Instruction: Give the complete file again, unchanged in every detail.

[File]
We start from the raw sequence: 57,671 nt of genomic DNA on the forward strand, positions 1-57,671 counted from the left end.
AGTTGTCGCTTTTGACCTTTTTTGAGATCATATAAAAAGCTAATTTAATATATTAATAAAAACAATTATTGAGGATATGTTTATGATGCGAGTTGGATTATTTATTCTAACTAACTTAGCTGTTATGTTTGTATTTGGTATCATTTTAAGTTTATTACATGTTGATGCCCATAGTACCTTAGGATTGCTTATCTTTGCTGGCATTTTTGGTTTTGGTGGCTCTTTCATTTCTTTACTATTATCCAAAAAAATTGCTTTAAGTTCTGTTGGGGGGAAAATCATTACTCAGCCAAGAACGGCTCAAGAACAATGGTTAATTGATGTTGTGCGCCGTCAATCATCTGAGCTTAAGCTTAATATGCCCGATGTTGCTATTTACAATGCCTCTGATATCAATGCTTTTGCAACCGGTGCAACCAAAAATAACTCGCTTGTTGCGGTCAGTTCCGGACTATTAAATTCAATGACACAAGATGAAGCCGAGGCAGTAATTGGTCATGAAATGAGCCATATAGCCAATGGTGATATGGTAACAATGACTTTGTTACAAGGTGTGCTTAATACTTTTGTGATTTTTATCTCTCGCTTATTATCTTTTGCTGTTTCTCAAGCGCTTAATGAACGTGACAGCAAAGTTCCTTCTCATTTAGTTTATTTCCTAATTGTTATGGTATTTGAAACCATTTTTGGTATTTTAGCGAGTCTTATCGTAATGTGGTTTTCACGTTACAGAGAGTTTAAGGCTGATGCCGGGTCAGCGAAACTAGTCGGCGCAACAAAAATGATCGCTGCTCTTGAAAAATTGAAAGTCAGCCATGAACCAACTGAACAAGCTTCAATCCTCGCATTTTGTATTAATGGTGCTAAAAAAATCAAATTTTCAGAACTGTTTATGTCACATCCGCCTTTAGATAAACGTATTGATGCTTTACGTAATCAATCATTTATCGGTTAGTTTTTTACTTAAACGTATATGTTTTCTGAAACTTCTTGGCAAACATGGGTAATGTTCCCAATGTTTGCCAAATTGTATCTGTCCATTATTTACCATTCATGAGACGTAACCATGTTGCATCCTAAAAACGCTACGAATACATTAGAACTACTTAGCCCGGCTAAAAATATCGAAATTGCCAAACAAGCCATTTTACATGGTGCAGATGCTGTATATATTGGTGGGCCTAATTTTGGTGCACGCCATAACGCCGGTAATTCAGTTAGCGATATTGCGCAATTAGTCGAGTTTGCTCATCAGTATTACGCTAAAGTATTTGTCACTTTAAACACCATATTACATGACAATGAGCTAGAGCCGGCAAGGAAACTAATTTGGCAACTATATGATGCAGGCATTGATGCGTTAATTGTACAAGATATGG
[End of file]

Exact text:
We start from the raw sequence: 57,671 nt of genomic DNA on the forward strand, positions 1-57,671 counted from the left end.
AGTTGTCGCTTTTGACCTTTTTTGAGATCATATAAAAAGCTAATTTAATATATTAATAAAAACAATTATTGAGGATATGTTTATGATGCGAGTTGGATTATTTATTCTAACTAACTTAGCTGTTATGTTTGTATTTGGTATCATTTTAAGTTTATTACATGTTGATGCCCATAGTACCTTAGGATTGCTTATCTTTGCTGGCATTTTTGGTTTTGGTGGCTCTTTCATTTCTTTACTATTATCCAAAAAAATTGCTTTAAGTTCTGTTGGGGGGAAAATCATTACTCAGCCAAGAACGGCTCAAGAACAATGGTTAATTGATGTTGTGCGCCGTCAATCATCTGAGCTTAAGCTTAATATGCCCGATGTTGCTATTTACAATGCCTCTGATATCAATGCTTTTGCAACCGGTGCAACCAAAAATAACTCGCTTGTTGCGGTCAGTTCCGGACTATTAAATTCAATGACACAAGATGAAGCCGAGGCAGTAATTGGTCATGAAATGAGCCATATAGCCAATGGTGATATGGTAACAATGACTTTGTTACAAGGTGTGCTTAATACTTTTGTGATTTTTATCTCTCGCTTATTATCTTTTGCTGTTTCTCAAGCGCTTAATGAACGTGACAGCAAAGTTCCTTCTCATTTAGTTTATTTCCTAATTGTTATGGTATTTGAAACCATTTTTGGTATTTTAGCGAGTCTTATCGTAATGTGGTTTTCACGTTACAGAGAGTTTAAGGCTGATGCCGGGTCAGCGAAACTAGTCGGCGCAACAAAAATGATCGCTGCTCTTGAAAAATTGAAAGTCAGCCATGAACCAACTGAACAAGCTTCAATCCTCGCATTTTGTATTAATGGTGCTAAAAAAATCAAATTTTCAGAACTGTTTATGTCACATCCGCCTTTAGATAAACGTATTGATGCTTTACGTAATCAATCATTTATCGGTTAGTTTTTTACTTAAACGTATATGTTTTCTGAAACTTCTTGGCAAACATGGGTAATGTTCCCAATGTTTGCCAAATTGTATCTGTCCATTATTTACCATTCATGAGACGTAACCATGTTGCATCCTAAAAACGCTACGAATACATTAGAACTACTTAGCCCGGCTAAAAATATCGAAATTGCCAAACAAGCCATTTTACATGGTGCAGATGCTGTATATATTGGTGGGCCTAATTTTGGTGCACGCCATAACGCCGGTAATTCAGTTAGCGATATTGCGCAATTAGTCGAGTTTGCTCATCAGTATTACGCTAAAGTATTTGTCACTTTAAACACCATATTACATGACAATGAGCTAGAGCCGGCAAGGAAACTAATTTGGCAACTATATGATGCAGGCATTGATGCGTTAATTGTACAAGATATGG